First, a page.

In the remote expanses of Mesquite, Nevada, the gas meter started spinning at the massive new Crown Holdings plant on Aug. 2, 2023.
It was a moment for celebration.
“It was about a multiyear vision. Watching it come true, you’re happy for the city, the residents and the communities who are benefiting from this opportunity,” said Justin Brown, president, Southwest Gas Corporation. “To see this economic development underway that they wanted to see happen and to be a part of that was a very exciting night.”
From aluminum cans to pet food, the advent of natural gas is helping propel today’s manufacturing resurgence, convincing manufacturers to site new plants and create jobs in once-overlooked remote areas. Call it a moment for both the chicken and the egg. Some utilities are building pipelines dedicated to anchor tenants. Others are boldly going where no gas utility has gone before, invited by local officials eager to attract manufacturers that have, in the past, bypassed their gasless corners of the world.
It all shows that where affordable, reliable natural gas goes, manufacturing follows.
“When you look at commercial industrial developments, certainly they have to ask the question, ‘Do you have enough gas capacity to be able to meet my load requirement?’” said Chad Shaffer, government and community relations manager, Duke Energy.
Nevada and Arizona are two of the fastest-growing states in the country. People moving to the region for manufacturing jobs then attract more manufacturers and businesses, said Brown. Recent entries to the Arizona manufacturing landscape include semiconductor producers Intel and Taiwan Semiconductor Manufacturing Company. Amid all this growth, Southwest Gas has long identified the Nevada city of Mesquite, hugging the Arizona border, as a place where natural gas availability could propel economic growth.
However, state regulations required anchor tenants to justify pipeline extensions, and businesses were unwilling to make those massive investments. But in 2015, talks among Southwest Gas and Mesquite city officials, economic development authorities, policymakers and regulators evolved into Senate Bill 151.
The legislation framed Mesquite’s dilemma within a broader lens, with language calling for the Public Utilities Commission of Nevada to adopt regulations authorizing natural gas utilities to expand their infrastructure for economic development purposes. The carefully sculpted wording was designed “not to allow expansion anywhere and everywhere but to be a targeted tool to provide expansion of natural gas infrastructure in the right situation,” whether for industrial or residential service, said Brown.
The Legislature approved the bill unanimously, and then-Gov. Brian Sandoval gave his enthusiastic approval.
With its new tool in place, Southwest Gas filed a plan with the PUCN focusing on the Mesquite business loop and areas suitable for new construction. Funding came from Southwest Gas capital and a ratemaking structure accounting for the plan’s socioeconomic benefits.
The assurance of natural gas convinced Pennsylvania-based Crown Holdings to look more closely at Mesquite for siting a two-line, state-of-the-art aluminum beverage can manufacturing facility. The recently opened 355,000-square-foot facility is creating 126 jobs.
Another manufacturing-related project is the pending Bethel- Batavia Pipeline in Ohio, which creates a “new trunk of the tree” that enhances Duke Energy Ohio’s natural gas system, says Shaffer. The project is intended, in part, to spark economic development for an underserved segment of the growing Cincinnati metro area. It has already played a role in Nestlé Purina PetCare’s decision to build its first new factory in nearly 50 years. That advanced manufacturing facility in Clermont County is expected to create 300 jobs.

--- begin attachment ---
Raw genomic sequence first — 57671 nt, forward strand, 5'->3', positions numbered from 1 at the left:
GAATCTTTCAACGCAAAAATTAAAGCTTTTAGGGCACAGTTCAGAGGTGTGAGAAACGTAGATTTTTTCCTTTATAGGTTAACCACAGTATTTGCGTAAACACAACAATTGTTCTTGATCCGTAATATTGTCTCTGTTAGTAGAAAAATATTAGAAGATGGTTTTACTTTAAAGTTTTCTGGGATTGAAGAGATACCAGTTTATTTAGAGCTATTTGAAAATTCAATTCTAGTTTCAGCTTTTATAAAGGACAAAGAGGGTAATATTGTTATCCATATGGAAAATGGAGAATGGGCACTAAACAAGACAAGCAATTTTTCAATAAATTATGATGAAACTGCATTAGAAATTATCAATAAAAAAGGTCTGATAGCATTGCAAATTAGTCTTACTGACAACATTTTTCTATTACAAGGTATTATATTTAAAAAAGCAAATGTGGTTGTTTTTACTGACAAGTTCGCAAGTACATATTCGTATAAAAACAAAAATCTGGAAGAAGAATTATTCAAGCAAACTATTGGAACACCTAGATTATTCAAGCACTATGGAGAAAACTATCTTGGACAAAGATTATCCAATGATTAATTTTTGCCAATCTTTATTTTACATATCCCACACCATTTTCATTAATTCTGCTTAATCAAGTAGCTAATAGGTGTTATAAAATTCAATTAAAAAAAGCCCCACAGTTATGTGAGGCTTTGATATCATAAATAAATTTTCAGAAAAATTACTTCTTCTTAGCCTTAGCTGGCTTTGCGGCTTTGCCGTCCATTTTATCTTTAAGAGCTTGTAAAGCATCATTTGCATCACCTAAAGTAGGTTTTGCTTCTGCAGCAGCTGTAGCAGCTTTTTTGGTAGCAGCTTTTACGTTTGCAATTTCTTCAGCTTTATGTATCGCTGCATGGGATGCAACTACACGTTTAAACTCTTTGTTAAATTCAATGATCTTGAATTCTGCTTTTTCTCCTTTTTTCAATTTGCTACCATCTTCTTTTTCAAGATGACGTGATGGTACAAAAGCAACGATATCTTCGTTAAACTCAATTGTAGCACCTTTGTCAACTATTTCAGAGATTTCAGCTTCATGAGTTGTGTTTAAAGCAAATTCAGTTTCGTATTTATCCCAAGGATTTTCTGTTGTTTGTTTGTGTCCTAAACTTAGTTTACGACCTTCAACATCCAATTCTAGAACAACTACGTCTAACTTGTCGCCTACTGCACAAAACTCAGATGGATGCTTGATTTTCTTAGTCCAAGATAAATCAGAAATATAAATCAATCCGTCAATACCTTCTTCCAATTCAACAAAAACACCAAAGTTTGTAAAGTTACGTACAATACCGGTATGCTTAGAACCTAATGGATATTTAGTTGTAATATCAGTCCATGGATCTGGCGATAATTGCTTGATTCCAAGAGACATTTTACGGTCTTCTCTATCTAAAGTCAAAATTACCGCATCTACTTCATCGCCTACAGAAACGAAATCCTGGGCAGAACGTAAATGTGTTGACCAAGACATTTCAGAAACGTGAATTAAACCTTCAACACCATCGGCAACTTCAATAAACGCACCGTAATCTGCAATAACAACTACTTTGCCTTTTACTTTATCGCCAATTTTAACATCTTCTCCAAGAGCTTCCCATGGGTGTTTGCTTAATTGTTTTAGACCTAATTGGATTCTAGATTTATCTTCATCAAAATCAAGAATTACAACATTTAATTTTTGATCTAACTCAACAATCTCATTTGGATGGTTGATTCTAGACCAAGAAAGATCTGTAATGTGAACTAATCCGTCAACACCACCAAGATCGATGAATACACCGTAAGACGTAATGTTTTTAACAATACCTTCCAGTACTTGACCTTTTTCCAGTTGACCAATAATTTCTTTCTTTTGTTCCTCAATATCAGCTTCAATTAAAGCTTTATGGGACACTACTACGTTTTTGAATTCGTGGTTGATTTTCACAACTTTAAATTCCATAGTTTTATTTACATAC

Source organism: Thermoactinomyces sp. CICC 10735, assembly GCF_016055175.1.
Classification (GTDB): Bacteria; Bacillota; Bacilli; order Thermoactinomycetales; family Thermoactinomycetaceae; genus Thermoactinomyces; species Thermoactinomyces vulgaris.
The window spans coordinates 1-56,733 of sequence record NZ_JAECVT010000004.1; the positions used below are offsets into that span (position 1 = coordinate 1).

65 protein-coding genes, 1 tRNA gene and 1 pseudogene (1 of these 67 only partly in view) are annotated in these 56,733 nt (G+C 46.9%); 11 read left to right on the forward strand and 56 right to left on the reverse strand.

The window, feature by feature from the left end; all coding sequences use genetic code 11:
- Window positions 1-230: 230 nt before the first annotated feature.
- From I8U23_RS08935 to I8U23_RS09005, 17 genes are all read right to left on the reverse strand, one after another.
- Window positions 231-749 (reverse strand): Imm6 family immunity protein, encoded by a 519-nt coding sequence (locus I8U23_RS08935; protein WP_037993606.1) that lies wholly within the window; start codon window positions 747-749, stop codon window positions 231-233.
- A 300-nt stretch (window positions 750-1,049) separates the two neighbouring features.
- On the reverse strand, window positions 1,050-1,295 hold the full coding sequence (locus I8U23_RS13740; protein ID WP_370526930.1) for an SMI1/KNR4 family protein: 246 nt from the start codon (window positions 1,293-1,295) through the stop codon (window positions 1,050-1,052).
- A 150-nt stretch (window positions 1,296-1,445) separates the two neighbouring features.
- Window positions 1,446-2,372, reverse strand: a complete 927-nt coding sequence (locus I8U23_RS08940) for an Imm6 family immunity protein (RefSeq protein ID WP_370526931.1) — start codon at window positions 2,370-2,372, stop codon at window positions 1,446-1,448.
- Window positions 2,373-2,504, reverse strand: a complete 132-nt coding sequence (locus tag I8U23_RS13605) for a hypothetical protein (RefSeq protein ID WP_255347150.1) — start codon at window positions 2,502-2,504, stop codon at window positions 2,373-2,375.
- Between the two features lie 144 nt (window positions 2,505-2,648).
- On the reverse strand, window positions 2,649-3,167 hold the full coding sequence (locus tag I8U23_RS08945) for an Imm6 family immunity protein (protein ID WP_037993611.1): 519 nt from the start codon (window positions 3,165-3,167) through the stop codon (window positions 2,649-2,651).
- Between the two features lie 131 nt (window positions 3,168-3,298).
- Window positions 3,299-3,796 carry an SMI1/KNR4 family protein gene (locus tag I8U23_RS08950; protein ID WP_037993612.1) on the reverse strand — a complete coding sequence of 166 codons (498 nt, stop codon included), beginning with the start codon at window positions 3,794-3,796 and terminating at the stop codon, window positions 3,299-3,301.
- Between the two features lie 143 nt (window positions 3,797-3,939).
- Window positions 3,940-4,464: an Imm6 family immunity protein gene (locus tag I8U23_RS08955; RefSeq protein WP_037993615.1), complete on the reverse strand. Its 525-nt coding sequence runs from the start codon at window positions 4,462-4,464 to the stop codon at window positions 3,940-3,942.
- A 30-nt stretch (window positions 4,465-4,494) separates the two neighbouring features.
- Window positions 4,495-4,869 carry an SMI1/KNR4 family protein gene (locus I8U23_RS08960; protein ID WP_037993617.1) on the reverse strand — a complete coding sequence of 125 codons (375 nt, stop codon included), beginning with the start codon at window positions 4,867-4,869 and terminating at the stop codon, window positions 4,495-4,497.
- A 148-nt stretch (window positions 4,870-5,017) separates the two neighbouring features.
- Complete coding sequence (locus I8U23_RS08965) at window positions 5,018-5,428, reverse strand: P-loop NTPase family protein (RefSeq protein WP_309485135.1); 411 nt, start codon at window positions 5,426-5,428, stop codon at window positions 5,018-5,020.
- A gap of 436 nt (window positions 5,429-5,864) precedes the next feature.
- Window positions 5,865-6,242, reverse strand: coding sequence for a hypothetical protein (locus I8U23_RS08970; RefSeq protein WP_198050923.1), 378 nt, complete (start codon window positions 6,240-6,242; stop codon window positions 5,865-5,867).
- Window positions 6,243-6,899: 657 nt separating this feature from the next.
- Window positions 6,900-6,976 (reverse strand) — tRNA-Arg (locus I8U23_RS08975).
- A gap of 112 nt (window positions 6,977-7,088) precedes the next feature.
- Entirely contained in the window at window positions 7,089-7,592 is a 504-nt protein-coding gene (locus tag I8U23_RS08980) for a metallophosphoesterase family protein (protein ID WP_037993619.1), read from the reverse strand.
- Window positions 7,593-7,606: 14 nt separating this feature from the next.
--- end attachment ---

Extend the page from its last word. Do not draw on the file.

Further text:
The advent of the Bethel-Batavia line demonstrated Duke Energy’s ability to enhance capacity and serve the pet-food maker’s gas load request. Construction on the pipeline began in June 2023, and gas is expected to be moving by late fall. But the story began in spring 2020, when Duke Energy conducted route studies and began design work. The application was filed with the Public Utilities Commission of Ohio in January 2021 and was approved in July 2021. “The project team has moved very steadily and made great progress,” said Shaffer.
He added, “The fact that we have this project in the works—and it syncs up with [Nestlé Purina PetCare’s] timeline—was absolutely critical for that project. This line was for the entire region, but it just so happened that while planning for that future growth, we were able to help land one of the large future employers for the county.”
Although the western part of Clermont County, closer to Cincinnati, was already attracting larger companies interested in capitalizing on Cincinnati’s growth, eastern areas that lacked natural gas have been at a disadvantage. In that climate, the pipeline project has generated “tremendous support from elected officials,” said Shaffer. Clermont County Commissioner David L. Painter called it “a game changer” that not only brings long-awaited residential gas but “will also ensure that gas supplies are sufficient in these areas to support future business expansion decisions here in our county.”
Meanwhile, in northwest Michigan, the moderate- to lowincome Mesick-Buckley region has long gone without natural gas, dependent instead on costly, less reliable propane. In recent years, the DTE Energy governmental affairs team, partnering with other Michigan natural gas utilities, launched discussions with local and state officials on funding natural gas lines to unserved and underserved areas.
As a result, the state Legislature approved $25 million infrastructure allocations in two 2022 budget bills, totaling $50 million dispersed to businesses, nonprofits and local governments for low-carbon energy facilities that can include natural gas, combined heat and power, or renewable natural gas facilities, plus electrification programs.
In June of this year, DTE received $7.3 million for the Mesick- Buckley pipeline. The allocation finally solved the puzzle of how to gasify a distant region in a state where the tariff structure doesn’t allow socializing costs across the entire customer base, said Henry J. Decker, vice president, gas sales and supply.